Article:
I don’t know about you, but I am always looking for new games to engage my students and practice various skills. Several months ago, I had a last minute schedule change and needed a random little time filler. My best ideas come to me when I am not planning ahead and am flying by the seat of my pants. Anyone else feel the same? Well, on this random day, I made up a game that my kids LOVED! Earlier this week, one of my kids asked why we hadn’t played that game in a while. To be honest, I had really forgotten about it. So, I whipped up something a little more formal to practice our current skill of solving multiplication and division equations.
So here’s how this game works. I divide my students up into teams. I usually do four groups of five because I have twenty students; however, you could use whatever number works best for your classroom. One person from each team comes up to stand facing the board. I display a problem for them to solve. Now let me tell ya, the first time I did this activity, I didn’t have a pretty PowerPoint to display. I used my Educreations app and my Apple TV to make up and display my own problems on the fly. This time, I was a little more prepared!
Each team has one person representing them on the carpet. They stand facing the board while they answer the question that I give. After they have an answer, they turn around and wait for the other players to finish up. Each person who solves the problem correctly earns one point. Then, another team member comes to the carpet and is given another question. And so on. We repeat throughout multiple rounds until we run out of questions or time, whichever comes first!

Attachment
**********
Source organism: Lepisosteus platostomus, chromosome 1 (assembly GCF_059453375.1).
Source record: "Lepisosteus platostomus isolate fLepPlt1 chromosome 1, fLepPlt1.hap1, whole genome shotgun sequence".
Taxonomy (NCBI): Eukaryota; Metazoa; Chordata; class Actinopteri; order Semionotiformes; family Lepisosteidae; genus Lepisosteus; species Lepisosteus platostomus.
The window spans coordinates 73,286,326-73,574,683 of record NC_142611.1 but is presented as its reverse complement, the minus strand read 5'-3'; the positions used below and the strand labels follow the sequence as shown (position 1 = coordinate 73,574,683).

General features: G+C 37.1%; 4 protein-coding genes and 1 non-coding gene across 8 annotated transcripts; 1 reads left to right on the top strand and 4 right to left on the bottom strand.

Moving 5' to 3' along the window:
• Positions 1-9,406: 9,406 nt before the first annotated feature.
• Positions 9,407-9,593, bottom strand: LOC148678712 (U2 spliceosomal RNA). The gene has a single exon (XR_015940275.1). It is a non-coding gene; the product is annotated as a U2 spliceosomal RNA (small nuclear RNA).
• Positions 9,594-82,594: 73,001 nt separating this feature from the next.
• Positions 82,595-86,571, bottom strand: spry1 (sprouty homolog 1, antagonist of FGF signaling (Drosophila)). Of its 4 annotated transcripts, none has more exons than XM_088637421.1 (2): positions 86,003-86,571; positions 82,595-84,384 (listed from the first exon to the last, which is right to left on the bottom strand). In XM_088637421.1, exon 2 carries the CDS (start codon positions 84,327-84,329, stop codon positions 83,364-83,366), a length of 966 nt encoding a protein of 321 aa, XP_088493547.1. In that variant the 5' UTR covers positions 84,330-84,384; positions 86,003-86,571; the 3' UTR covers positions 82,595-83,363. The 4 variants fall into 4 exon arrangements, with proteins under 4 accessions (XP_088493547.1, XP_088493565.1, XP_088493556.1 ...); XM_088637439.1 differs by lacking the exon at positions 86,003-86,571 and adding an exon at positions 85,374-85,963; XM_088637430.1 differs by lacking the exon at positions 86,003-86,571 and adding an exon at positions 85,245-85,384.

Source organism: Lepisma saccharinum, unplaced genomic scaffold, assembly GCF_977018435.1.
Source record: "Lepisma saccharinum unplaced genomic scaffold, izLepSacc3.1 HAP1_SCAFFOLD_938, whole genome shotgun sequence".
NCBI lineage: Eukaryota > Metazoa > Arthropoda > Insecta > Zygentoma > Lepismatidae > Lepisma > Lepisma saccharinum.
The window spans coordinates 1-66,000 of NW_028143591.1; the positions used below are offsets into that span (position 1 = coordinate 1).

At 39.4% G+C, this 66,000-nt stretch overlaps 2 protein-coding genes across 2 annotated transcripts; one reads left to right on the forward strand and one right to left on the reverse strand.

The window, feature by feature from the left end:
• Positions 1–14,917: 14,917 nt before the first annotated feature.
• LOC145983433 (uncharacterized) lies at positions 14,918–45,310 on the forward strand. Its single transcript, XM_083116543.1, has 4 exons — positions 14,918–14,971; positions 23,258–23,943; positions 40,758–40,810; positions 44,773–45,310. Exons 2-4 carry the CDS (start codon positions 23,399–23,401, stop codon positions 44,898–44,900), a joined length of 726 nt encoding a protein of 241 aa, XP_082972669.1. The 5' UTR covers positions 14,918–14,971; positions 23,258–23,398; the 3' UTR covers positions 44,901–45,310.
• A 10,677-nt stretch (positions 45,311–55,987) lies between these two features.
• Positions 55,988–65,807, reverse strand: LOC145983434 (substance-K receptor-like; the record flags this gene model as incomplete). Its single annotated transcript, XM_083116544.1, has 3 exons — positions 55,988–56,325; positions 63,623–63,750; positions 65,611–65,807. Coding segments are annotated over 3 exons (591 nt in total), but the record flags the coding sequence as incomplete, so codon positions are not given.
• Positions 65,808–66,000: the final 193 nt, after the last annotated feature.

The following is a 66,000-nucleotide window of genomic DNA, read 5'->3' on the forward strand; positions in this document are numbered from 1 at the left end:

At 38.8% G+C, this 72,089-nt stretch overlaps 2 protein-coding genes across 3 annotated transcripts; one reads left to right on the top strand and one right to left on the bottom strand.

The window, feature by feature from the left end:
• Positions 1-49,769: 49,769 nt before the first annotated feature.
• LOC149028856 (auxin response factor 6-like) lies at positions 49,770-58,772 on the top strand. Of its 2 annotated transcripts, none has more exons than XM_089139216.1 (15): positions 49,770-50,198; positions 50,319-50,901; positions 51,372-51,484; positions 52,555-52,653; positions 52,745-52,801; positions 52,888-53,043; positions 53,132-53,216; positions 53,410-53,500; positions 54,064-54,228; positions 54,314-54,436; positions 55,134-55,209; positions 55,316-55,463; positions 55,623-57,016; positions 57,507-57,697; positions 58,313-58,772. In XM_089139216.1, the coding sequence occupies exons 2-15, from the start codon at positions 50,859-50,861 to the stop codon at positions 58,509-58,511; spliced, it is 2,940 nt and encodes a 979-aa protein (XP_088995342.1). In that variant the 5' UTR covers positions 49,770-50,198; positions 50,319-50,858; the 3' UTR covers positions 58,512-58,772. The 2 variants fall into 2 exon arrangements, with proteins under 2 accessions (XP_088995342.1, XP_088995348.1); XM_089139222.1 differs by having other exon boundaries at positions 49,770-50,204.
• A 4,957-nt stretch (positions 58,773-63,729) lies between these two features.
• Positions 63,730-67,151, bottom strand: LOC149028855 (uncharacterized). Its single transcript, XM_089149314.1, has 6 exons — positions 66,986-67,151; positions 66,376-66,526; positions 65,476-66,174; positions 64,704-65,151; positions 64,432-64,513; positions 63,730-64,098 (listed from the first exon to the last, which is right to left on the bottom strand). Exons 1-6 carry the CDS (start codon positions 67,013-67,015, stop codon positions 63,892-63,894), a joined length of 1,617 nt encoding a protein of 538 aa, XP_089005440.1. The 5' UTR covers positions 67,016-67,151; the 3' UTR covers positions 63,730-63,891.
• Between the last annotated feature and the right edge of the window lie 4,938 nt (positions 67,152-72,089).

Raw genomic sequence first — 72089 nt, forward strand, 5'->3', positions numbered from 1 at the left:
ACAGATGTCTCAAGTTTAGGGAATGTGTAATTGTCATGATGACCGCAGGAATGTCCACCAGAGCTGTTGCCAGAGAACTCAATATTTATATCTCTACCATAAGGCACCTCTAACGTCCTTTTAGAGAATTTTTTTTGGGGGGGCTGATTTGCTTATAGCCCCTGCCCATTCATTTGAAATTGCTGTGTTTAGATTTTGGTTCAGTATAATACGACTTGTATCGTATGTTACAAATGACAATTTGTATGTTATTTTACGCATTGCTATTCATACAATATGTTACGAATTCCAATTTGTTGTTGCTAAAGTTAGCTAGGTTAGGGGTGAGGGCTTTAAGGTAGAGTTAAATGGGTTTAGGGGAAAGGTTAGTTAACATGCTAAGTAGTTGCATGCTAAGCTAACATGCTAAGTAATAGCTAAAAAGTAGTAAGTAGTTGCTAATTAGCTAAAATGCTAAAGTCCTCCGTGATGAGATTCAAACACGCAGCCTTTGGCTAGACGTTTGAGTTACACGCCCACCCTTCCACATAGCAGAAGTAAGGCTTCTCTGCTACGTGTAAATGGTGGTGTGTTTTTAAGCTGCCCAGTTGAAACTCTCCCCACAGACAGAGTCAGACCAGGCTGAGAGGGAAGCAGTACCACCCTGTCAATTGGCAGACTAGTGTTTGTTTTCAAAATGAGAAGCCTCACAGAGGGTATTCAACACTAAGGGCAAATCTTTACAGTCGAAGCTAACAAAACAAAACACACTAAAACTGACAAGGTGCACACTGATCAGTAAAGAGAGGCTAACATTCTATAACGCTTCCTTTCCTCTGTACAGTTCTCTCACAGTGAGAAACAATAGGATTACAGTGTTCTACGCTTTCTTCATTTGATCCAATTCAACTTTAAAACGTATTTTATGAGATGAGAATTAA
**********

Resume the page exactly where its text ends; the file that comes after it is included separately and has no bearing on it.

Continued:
Here is what I LOVE about this game. All of the students MUST complete each problem at their seat. Randomly, problems will be selected for additional team points. Meaning that if every team member has that problem correct, I add a point to their score. If even one team member doesn’t have the problem correct or isn’t working along with the group, they miss the opportunity for an additional point. This creates a purpose for working with the group and following along. These additional team points are typically the difference between the winning team and loosing team.
After the game is completed, I put up a few problems for the students to complete independently. Depending on the skill and the level of responses I am getting from my students, I often take a grade on a few short problems. If it is a difficult skill or something that I am still planning to work on, I may use these four questions to guide groupings on the following day or discussions and mini lessons that we have later in the day.
If you’re interested in this game for your classroom, click the image below to grab the freebie! 🙂